“Good,” Viggo affirmed, “What else?”
The class was silent and Elijah looked dejected by the implication that his answer wasn’t complete. Viggo took a deep breath, “Which words seem odd to you guys? Which ones stand out?”
This time it was Liv who spoke. “Well,” she said hesitantly, “Madest and govern’st for starters.”
‘Very good, Liv,” Viggo praised, before addressing the class. “What’s unusual about them? What’s their purpose?” he prompted.
He saw Elijah take a frustrated breath and open his mouth to answer, but Billy beat him to it.
“They date the poem. Tell us it’s much older than we are.”
“Yes, it’s ancient language,” Viggo said, nodding. “Someone take that further.”
“Ancient language, yeah,” Orlando said, “Well it’s kind of Biblical language, isn’t it?” he asked, “Like he’s trying to make it sound holy, like a psalm.”
“Good, Orlando,” he said, smiling. “So, to combine Elijah’s cleansing and Orlando’s Biblical insight—how does the poem say that Donne was prepared to be redeemed?” Viggo prompted.
“Through sin,” Liv made the word sound like a proposition, smiling as she said it. She continued, “Through gathering up ‘vicious tinctures’,” she cited insightfully.
Elijah’s eyes got big, “You want us to sin so that we can be cleansed?” The nervous twitching was back.
Viggo nearly laughed, but smiled instead, “Not quite, Mr. Wood.” He paused as he reigned his thoughts back on track, “Now, was there a symbol of Donne’s sin?”
“His heart of red clay,” Dom said quickly. Viggo took a moment to let the comment sink in, marveling at Dom’s instincts. “Like being close to the Earth is a sin, or something,” the young man continued dubiously.
“What do you think, guys? Is that a sin?” Viggo asked.
“The Bible says so,” Elijah said with authority. Viggo let that postulation stand.
“But surfing, man, it takes me closer to whatever is out there,” Orlando said defensively.
Billy chimed in, “And other people. Well, The Bible says we all come from the earth and your connection with other people takes you closer to someone else, or the feelings you have for them—well that’s not a sin even though, in a sense, it’s loving something from the earth.”
Dom took up the thought. “Yeah. Like a mother’s love for her baby, which came from the blood and flesh inside her. That can’t be a sin.”
Viggo took control of the conversation once more. “Well, whichever way you see having a heart of clay—whether it’s the result of your sin and your preparation for redemption or it’s a sign of your closeness to the earth and the positive feelings that entails—our next exercise will be a meditation in that point of view.” He paused to allow his point to sink in. “Ladies and gentlemen, gather your things and follow me.”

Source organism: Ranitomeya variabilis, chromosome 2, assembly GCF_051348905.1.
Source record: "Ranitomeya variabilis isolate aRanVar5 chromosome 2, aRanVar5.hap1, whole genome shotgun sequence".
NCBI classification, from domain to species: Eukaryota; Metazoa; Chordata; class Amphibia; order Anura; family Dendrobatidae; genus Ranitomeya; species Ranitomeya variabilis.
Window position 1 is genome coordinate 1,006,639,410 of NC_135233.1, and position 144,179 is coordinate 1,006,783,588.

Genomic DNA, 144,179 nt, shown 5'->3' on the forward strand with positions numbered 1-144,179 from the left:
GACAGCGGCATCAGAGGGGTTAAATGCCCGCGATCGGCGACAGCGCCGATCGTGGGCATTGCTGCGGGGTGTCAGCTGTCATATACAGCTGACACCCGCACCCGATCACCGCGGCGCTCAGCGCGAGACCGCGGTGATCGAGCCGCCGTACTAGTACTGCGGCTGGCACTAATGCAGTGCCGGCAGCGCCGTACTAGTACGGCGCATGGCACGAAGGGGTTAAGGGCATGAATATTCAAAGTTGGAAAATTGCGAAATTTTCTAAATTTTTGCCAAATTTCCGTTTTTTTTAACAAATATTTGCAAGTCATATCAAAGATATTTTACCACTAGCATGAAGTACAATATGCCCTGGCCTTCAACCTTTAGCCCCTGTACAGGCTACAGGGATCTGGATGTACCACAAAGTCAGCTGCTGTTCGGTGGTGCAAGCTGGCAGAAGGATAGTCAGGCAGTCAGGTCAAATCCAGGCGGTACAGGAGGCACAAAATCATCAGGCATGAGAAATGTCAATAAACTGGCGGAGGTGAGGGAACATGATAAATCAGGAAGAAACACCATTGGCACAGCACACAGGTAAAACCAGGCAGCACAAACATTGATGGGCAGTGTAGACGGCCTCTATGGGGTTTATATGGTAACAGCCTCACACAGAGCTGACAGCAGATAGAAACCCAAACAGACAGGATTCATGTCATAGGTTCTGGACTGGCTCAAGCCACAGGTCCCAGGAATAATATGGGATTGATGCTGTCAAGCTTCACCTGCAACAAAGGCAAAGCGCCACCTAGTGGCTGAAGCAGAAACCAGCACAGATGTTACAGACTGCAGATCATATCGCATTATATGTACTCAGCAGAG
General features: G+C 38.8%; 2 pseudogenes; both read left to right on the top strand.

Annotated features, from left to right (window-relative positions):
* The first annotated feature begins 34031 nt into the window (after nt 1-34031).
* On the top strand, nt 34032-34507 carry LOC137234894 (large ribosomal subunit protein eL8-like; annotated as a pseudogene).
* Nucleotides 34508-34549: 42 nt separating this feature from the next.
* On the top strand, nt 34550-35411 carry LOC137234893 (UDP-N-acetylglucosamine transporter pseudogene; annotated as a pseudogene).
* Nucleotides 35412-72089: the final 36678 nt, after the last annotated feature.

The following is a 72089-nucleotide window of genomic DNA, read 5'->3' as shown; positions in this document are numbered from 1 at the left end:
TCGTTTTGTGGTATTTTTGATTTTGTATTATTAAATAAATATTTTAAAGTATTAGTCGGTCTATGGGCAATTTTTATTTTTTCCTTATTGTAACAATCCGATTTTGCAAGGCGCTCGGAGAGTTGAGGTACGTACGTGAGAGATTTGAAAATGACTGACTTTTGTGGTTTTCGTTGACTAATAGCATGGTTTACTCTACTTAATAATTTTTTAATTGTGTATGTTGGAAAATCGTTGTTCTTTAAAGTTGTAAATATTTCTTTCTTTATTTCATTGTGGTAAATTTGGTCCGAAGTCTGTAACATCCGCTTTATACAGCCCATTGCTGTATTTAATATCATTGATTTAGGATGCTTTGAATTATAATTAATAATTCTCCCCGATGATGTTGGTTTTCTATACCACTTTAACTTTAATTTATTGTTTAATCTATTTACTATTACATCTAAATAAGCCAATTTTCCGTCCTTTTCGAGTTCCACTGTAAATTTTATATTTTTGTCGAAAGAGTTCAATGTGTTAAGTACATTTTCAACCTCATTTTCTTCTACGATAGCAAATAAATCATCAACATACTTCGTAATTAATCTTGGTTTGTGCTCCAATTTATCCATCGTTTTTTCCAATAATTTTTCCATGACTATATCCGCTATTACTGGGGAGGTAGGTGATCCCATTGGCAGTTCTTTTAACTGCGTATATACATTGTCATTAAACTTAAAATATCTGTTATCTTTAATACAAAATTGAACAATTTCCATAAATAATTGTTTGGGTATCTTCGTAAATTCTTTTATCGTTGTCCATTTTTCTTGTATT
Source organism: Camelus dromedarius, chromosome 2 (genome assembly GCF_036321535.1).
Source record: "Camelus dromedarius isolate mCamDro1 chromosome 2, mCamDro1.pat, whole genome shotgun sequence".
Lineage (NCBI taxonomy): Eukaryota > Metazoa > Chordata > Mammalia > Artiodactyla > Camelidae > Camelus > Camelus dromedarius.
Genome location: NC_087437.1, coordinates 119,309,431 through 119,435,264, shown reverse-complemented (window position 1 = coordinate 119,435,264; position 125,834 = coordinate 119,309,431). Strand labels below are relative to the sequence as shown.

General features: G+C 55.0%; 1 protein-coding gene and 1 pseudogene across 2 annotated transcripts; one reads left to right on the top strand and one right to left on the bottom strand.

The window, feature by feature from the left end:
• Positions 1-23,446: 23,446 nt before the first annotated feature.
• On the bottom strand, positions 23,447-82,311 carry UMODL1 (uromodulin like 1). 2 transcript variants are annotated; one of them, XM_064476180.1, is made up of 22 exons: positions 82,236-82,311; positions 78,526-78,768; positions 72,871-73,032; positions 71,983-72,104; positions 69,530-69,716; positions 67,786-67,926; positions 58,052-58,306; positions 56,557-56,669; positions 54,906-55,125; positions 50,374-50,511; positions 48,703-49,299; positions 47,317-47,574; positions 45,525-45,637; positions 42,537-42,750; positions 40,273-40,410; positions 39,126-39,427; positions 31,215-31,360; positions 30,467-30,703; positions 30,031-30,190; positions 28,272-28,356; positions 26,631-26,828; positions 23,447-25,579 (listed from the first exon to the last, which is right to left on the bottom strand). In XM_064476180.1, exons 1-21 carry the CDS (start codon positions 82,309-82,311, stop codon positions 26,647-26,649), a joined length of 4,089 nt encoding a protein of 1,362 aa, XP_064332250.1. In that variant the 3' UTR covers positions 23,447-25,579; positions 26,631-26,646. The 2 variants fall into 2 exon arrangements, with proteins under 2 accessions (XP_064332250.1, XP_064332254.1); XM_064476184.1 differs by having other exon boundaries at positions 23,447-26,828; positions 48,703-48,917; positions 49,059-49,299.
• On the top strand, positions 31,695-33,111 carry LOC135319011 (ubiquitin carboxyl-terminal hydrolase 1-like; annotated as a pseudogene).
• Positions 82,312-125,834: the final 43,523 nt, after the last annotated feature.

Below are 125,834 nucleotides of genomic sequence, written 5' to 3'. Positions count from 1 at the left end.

And with that, Viggo strode out of the room, followed by the rustle of backpacks being zipped and slung over shoulders, students chattering excitedly, and a stern and ever-wary Elijah.
Four of Viggo’s students were intrigued as they were shuffled into one of the silver school vans. One of them was deeply pissed off. Elijah knew that most kids his age didn’t fully buy into Christianity. Many still saw it as their parents’ religion. Others were raised in other faiths. Elijah knew that, but to play off of it to promote your own values, well that was just wrong. And any way you sliced it, that was what Viggo was doing here. Turning naiveté into his own, misguided way. That everyone seemed to be buying into it just made Elijah sad.
Where Viggo was taking them was something about which Elijah had a few ideas. The most obvious place was the beach, though they were currently driving south, parallel to it, rather than stopping. Still, maybe Viggo had a specific beach in mind. Or else maybe a river, an estuary, a harbor? Elijah wasn’t certain. One thing he knew for sure though was that if Viggo tried to baptize him, he was fucking reporting him to the Dean. After that little “discussion” he’d just sat through, Elijah wouldn’t be at all surprised.
He crossed his arms and settled down in his chair. Then, closing his eyes, he began to pray.
Viggo listened to the fevered discussion of his student’s with a smile as he drove. He loved to see kids excited about learning, loved being the one who made that happen. Still, he couldn’t help noticing that one voice was distinctly absent. He had hoped that Elijah would be open to hearing other points of view; Viggo knew that this class was going to be challenging for the young man and didn’t want to turn him off irrevocably. On the other hand, he had to do what he thought was best for the class; he meant to challenge them, open their minds up to something greater, and maybe nudge them a bit closer to it. Make them think. Nevertheless, he truly hoped that the young man would not switch electives, an option that he had open to him for another week. As Viggo pulled off the freeway in Ventura, he feared today’s lesson would push Elijah over the line.
The murmur of conversation dwindled as the van neared its destination. The tension and excitement of his students must have affected him because, Viggo noticed, his own heart was beating a smidgen more quickly than usual. He knew his students, with one glaring exception, were eager for this next lesson, and he hoped it would live up to their expectations. Viggo knew it was a powerful experience for himself; he just hoped it would translate.
Viggo took a deep breath as he pulled into a parking lot that backed up to the Santa Clara River and turned off the van. “Ladies and gentlemen, we have arrived,” he stated proudly as his students curiously surveyed the vacant parking lot. From their parking space, all that was visible of the river was the dense vegetation that bordered the riverbed.
Only Elijah recognized it for what it was. He’d wanted to be baptized in this river, but it had ended up happening in a congregant’s spa, much to his dismay. He knew the where of the thing wasn’t what mattered, though; it was the act that had power, not the location. And so he’d declared his love for God wherever it was most convenient.